(Cross-posted from the blog of the NC Coalition for Alternatives to the Death Penalty).
By Kristin Collins
Yesterday, a California court confirmed what we have known in North Carolina for years: The death penalty is so dysfunctional as to be not just unconstitutional, but futile.
The ruling said of a system in which inmates sit on death row for decades, and only a tiny percentage of those sentenced to death are ever executed:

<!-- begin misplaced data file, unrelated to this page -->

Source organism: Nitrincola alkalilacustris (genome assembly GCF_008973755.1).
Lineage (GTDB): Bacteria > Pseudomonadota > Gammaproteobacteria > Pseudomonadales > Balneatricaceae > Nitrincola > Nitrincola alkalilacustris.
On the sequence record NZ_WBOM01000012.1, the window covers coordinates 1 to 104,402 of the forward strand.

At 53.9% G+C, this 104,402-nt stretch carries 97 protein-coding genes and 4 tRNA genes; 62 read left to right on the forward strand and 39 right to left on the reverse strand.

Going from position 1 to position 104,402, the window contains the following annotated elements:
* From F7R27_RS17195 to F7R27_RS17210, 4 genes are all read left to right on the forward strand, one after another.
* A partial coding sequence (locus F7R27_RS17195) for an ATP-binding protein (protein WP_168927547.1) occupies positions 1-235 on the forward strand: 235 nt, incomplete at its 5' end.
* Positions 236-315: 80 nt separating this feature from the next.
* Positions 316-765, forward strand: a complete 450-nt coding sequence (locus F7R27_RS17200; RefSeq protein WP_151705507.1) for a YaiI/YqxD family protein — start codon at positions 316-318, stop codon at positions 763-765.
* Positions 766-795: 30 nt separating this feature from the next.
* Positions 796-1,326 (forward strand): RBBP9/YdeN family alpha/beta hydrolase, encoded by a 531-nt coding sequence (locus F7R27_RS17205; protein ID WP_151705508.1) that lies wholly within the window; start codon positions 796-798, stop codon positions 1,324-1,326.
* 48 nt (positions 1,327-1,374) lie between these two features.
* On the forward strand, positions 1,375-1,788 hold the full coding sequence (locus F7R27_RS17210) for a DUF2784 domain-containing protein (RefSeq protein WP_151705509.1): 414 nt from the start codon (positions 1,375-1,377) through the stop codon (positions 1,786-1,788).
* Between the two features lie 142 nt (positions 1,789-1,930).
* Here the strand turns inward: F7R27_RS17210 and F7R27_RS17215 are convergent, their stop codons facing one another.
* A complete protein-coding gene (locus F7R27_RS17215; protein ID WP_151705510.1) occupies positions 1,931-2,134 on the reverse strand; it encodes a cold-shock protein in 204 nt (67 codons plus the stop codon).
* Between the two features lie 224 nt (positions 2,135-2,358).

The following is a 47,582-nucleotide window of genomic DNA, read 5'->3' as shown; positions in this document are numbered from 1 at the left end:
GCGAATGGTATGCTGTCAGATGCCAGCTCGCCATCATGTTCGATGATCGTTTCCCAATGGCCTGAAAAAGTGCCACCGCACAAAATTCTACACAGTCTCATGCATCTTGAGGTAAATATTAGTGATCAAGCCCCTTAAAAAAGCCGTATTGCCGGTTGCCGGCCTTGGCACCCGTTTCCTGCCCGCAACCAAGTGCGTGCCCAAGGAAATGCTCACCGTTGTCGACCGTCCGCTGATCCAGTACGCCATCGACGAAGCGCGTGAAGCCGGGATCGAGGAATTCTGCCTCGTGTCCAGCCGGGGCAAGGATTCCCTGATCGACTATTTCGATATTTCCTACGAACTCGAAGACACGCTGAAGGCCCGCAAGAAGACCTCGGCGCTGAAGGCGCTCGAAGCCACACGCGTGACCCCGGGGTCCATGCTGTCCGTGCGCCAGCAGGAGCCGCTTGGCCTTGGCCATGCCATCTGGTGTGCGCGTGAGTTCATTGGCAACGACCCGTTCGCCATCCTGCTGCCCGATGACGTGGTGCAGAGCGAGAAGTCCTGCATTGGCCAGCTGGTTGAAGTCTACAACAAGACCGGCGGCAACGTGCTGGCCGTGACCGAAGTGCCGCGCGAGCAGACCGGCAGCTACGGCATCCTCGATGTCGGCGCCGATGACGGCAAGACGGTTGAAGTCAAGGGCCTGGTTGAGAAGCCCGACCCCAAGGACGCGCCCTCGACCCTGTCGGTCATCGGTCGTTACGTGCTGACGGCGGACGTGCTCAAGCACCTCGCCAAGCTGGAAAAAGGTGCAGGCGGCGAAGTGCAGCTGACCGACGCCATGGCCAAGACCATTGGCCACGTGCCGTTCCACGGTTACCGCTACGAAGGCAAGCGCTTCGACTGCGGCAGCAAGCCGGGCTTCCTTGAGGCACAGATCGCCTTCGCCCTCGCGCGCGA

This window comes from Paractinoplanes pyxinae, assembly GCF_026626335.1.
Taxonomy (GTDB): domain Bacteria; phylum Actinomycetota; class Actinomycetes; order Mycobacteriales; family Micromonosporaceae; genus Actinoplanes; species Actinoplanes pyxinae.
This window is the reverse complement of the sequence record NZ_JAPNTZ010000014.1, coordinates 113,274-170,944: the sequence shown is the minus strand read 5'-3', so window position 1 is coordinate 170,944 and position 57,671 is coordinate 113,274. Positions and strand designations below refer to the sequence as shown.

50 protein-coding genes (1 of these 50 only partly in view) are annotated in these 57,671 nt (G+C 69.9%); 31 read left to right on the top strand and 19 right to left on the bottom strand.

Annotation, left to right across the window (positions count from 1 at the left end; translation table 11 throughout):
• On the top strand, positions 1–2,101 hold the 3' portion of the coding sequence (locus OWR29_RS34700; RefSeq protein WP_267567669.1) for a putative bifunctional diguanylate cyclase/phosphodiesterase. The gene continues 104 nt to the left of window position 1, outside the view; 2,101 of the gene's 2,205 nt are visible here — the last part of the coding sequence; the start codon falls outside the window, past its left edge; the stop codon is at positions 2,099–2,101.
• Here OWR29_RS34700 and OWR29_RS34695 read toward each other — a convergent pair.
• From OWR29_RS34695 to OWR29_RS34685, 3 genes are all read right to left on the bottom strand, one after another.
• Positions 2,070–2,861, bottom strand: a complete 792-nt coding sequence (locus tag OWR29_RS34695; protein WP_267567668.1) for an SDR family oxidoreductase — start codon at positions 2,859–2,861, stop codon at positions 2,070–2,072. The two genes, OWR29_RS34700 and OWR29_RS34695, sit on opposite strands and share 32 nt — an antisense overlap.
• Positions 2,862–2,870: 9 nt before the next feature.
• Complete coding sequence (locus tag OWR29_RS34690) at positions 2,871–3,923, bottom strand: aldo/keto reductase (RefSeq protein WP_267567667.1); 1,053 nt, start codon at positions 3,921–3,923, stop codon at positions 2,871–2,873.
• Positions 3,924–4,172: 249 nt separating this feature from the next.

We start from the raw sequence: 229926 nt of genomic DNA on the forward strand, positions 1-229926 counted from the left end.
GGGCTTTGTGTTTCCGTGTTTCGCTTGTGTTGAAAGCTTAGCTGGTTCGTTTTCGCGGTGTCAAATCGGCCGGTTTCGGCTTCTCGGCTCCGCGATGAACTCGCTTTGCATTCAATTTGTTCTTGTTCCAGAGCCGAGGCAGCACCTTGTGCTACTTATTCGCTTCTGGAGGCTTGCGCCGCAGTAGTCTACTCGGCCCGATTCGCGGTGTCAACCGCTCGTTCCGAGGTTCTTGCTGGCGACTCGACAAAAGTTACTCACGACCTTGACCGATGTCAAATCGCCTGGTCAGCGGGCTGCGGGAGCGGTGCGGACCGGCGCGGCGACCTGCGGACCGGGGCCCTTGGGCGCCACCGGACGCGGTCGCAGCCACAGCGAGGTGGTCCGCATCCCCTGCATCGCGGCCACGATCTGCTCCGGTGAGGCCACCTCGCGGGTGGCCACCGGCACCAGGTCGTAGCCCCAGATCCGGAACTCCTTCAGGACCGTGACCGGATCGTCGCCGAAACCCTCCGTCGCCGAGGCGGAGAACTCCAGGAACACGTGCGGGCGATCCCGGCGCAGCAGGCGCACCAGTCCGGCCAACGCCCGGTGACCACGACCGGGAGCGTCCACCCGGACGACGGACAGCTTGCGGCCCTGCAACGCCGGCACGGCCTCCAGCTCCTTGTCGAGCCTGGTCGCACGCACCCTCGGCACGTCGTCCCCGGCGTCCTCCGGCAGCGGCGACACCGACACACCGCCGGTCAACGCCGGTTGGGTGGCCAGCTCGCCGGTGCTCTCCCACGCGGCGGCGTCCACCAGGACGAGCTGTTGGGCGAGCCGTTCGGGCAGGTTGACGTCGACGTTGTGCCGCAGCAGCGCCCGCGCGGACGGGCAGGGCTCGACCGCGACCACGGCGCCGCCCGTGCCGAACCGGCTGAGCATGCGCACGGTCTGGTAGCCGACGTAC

“… for too long now, the promise has been an empty one … It has resulted in a system in which arbitrary factors, rather than legitimate ones like the nature of the crime or the date of the death sentence, determine whether an individual will actually be executed.”
Lest anyone offer the “simple” solution of executing people more quickly, let’s pause to remember the more than 140 innocent people who have been freed from death row. Seven of them were in North Carolina, and some spent more than a decade on death row before their innocence was recognized.
North Carolina’s system is no different from California’s. Since 1977, when the modern death penalty began, nearly 400 men and women have been sentenced to death, and only 43 have been executed. Read More